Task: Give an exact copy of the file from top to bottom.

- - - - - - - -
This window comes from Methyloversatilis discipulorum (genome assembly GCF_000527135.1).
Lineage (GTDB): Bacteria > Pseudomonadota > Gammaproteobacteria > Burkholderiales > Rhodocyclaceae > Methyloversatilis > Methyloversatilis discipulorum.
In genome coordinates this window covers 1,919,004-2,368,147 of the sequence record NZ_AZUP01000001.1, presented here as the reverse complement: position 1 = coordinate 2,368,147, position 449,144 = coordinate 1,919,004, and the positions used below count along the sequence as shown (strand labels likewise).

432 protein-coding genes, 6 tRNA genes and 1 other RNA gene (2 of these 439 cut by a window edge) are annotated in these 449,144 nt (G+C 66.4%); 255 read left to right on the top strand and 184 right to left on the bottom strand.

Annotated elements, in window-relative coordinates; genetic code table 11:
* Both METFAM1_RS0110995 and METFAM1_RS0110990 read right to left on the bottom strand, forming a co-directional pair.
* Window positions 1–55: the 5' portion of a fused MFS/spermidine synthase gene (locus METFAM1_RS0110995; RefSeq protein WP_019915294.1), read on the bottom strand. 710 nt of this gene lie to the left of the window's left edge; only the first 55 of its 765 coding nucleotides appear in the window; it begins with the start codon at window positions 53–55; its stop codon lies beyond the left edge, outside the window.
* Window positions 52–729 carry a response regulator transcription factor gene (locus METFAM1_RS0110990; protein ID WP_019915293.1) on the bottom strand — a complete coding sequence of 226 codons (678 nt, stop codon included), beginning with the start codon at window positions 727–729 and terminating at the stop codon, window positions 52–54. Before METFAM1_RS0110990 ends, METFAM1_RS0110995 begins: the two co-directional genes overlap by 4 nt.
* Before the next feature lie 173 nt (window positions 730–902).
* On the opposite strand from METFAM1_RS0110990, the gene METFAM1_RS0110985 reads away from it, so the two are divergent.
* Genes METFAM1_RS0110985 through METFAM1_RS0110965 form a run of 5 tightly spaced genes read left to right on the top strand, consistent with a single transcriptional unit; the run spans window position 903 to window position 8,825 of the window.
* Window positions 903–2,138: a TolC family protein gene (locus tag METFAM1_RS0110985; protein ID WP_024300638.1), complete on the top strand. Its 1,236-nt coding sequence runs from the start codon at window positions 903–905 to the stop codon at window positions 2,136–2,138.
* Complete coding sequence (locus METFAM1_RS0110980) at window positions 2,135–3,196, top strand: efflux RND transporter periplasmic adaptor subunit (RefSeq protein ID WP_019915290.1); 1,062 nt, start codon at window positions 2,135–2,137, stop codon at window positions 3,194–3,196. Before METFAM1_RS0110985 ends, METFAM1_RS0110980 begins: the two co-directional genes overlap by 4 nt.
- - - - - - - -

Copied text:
This window comes from Methyloversatilis discipulorum (genome assembly GCF_000527135.1).
Lineage (GTDB): Bacteria > Pseudomonadota > Gammaproteobacteria > Burkholderiales > Rhodocyclaceae > Methyloversatilis > Methyloversatilis discipulorum.
In genome coordinates this window covers 1,919,004-2,368,147 of the sequence record NZ_AZUP01000001.1, presented here as the reverse complement: position 1 = coordinate 2,368,147, position 449,144 = coordinate 1,919,004, and the positions used below count along the sequence as shown (strand labels likewise).

432 protein-coding genes, 6 tRNA genes and 1 other RNA gene (2 of these 439 cut by a window edge) are annotated in these 449,144 nt (G+C 66.4%); 255 read left to right on the top strand and 184 right to left on the bottom strand.

Annotated elements, in window-relative coordinates; genetic code table 11:
* Both METFAM1_RS0110995 and METFAM1_RS0110990 read right to left on the bottom strand, forming a co-directional pair.
* Window positions 1–55: the 5' portion of a fused MFS/spermidine synthase gene (locus METFAM1_RS0110995; RefSeq protein WP_019915294.1), read on the bottom strand. 710 nt of this gene lie to the left of the window's left edge; only the first 55 of its 765 coding nucleotides appear in the window; it begins with the start codon at window positions 53–55; its stop codon lies beyond the left edge, outside the window.
* Window positions 52–729 carry a response regulator transcription factor gene (locus METFAM1_RS0110990; protein ID WP_019915293.1) on the bottom strand — a complete coding sequence of 226 codons (678 nt, stop codon included), beginning with the start codon at window positions 727–729 and terminating at the stop codon, window positions 52–54. Before METFAM1_RS0110990 ends, METFAM1_RS0110995 begins: the two co-directional genes overlap by 4 nt.
* Before the next feature lie 173 nt (window positions 730–902).
* On the opposite strand from METFAM1_RS0110990, the gene METFAM1_RS0110985 reads away from it, so the two are divergent.
* Genes METFAM1_RS0110985 through METFAM1_RS0110965 form a run of 5 tightly spaced genes read left to right on the top strand, consistent with a single transcriptional unit; the run spans window position 903 to window position 8,825 of the window.
* Window positions 903–2,138: a TolC family protein gene (locus tag METFAM1_RS0110985; protein ID WP_024300638.1), complete on the top strand. Its 1,236-nt coding sequence runs from the start codon at window positions 903–905 to the stop codon at window positions 2,136–2,138.
* Complete coding sequence (locus METFAM1_RS0110980) at window positions 2,135–3,196, top strand: efflux RND transporter periplasmic adaptor subunit (RefSeq protein ID WP_019915290.1); 1,062 nt, start codon at window positions 2,135–2,137, stop codon at window positions 3,194–3,196. Before METFAM1_RS0110985 ends, METFAM1_RS0110980 begins: the two co-directional genes overlap by 4 nt.